In its role as a public-service broadcaster, RTÉ is running a campaign highlighting the perils of fake news, under the banner Truth Matters. It's a laudable attempt to combat one of the most insidiously corrosive aspects of the contemporary world, but one wonders whether the national network's heart is really in it. After starting with ominous ads suggesting a marauding army of zombies can be vanquished by turning on the news, the next strand in the campaign eschews broadcasting altogether.
Instead, RTÉ has opted for a podcast series, presumably on the basis that online consumers of misinformation never listen to the radio. Presented by the RTÉ journalist Della Kilroy and Shane Creevy of the media tech company Kinzen, the podcast, synergistically titled The Truth Matters, has perceptive guests and useful insights. But in terms of intent, if not content, it falls short.
The mission of the four-part series is straightforward, as Kilroy outlines: “Start a conversation, help you learn the skills to identify misinformation and play your part in combating the spread online.”
The Truth Matters looks at the methodology of fake news but rarely dwells on the reasons behind widespread alienation from mainstream media
To this end, the first episode explains the difference between disinformation and misinformation (the former deliberately false, the latter merely wrong) and hears advice on how best to check online stories for veracity. The second, latest instalment examines the proliferation of conspiracy theories such as QAnon, as well as the tricky question of how to talk to people who believe in such phenomena. "Countering with facts doesn't work, unfortunately," the analyst Aoife Gallagher glumly suggests.
But it’s hard to know whom the podcast is aimed at. Some casually chatty interplay between Kilroy and Creevy aside, the format is more akin to a conventional radio show, while the earnest expositional tone has echoes of a public-information programme. Given that the series seeks to spread its message beyond “old media” audiences – it’s a podcast, after all – the traditional template and primer-like style seem odd.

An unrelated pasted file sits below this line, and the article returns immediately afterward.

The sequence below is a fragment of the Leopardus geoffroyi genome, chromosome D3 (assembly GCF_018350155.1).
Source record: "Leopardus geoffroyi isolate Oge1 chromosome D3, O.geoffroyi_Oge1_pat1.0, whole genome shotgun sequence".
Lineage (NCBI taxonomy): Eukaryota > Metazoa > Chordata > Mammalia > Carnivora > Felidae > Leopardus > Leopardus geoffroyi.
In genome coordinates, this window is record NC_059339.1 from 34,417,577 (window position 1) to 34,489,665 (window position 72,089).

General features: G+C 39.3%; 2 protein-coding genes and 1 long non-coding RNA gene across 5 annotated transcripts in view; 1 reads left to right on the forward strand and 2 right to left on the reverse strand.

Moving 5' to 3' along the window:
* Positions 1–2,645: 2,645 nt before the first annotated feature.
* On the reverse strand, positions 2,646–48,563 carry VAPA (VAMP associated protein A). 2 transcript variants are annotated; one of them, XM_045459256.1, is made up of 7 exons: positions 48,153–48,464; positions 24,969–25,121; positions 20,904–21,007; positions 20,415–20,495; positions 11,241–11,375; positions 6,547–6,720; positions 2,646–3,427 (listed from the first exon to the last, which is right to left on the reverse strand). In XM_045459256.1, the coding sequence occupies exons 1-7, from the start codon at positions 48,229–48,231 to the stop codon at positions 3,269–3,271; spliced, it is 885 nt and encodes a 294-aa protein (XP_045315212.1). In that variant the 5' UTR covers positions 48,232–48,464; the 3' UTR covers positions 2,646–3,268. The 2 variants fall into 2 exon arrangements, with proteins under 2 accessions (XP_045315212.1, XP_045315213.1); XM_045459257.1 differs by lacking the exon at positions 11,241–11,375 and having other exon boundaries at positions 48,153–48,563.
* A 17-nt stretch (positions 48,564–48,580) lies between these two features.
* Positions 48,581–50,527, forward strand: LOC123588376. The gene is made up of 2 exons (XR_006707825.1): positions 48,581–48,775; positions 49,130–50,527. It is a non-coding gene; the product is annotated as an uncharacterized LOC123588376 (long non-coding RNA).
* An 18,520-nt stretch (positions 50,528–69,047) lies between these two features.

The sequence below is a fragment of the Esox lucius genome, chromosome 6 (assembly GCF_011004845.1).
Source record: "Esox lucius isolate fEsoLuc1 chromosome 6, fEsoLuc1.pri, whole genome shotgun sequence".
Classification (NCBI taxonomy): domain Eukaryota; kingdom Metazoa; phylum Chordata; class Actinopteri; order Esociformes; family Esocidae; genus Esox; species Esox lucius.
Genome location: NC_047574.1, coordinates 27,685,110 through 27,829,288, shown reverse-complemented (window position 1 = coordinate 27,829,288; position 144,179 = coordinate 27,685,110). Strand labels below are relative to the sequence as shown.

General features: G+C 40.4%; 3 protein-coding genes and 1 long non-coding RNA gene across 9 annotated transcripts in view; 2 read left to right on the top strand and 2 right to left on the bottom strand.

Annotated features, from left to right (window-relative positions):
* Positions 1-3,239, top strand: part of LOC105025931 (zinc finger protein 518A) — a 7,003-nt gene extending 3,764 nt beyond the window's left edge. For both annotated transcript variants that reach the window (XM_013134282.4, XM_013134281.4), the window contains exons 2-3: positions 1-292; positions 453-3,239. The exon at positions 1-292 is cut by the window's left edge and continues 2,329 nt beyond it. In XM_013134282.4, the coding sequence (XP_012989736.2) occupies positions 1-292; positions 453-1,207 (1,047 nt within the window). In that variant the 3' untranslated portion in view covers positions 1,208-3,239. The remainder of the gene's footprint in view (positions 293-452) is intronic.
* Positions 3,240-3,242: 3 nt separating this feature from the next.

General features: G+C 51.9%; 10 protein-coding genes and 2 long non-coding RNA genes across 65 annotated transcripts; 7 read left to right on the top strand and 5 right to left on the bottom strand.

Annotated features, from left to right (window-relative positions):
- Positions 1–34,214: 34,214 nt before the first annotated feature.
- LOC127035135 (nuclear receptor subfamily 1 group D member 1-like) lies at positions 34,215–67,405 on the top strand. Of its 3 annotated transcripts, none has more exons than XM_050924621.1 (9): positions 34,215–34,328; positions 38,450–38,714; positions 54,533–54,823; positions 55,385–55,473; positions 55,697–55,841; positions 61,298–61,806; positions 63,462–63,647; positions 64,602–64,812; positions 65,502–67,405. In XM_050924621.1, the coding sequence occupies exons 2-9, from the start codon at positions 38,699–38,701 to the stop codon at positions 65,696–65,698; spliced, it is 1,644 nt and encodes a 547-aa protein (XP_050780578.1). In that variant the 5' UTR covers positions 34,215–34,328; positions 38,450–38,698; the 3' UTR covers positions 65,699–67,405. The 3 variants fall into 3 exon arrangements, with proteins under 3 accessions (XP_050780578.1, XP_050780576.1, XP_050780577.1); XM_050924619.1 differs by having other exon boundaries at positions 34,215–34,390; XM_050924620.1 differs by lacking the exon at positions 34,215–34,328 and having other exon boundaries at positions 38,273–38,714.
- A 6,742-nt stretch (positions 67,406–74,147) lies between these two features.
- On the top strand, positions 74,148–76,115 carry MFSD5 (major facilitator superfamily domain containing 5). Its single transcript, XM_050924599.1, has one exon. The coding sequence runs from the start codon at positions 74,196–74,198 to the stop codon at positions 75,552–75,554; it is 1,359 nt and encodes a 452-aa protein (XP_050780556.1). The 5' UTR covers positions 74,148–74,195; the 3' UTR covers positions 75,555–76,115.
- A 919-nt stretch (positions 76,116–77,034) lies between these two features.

And, with its tips on combatting fake news, the series comes across as preaching to the converted rather than reaching out to social-media users likely to consume online misinformation. It looks at the methodology of fake news but rarely dwells on the reasons behind widespread alienation from mainstream media. The warning by the American author Dan Gillmor that “we will pay the price” unless we tackle wider inequality, corruption and lack of opportunity is a rare moment when expert analysis is delivered in the urgent vernacular currency of the online sphere.
In fairness, as a fully paid-up member of the established media, RTÉ can hardly pass as a maverick influencer, never mind change the minds of those who “believe the Government and media are lying”, as Gallagher says. As it is, Kilroy and Creevy do the best they can with their brief. But ironically, in terms of audience impact, The Truth Matters might be better as a straight radio series.
Gunplot has been rivetingly revisiting the arms trial of 1970, the seismic scandal that saw the future taoiseach Charles Haughey, among others, face charges of gun running
That said, it's only right that RTÉ should increase its podcast output to ensure its relevance in a digital world. But the finely tuned skill sets of radio production don't necessarily carry through to the podcast universe, where the swashbuckling likes of Blindboy and the 2 Johnnies are kings. There are exceptions, however. Gunplot, made by Radio 1's Documentary on One team, has been rivetingly revisiting the arms trial of 1970, the seismic scandal that saw the future taoiseach Charles Haughey, among others, face charges of gun running.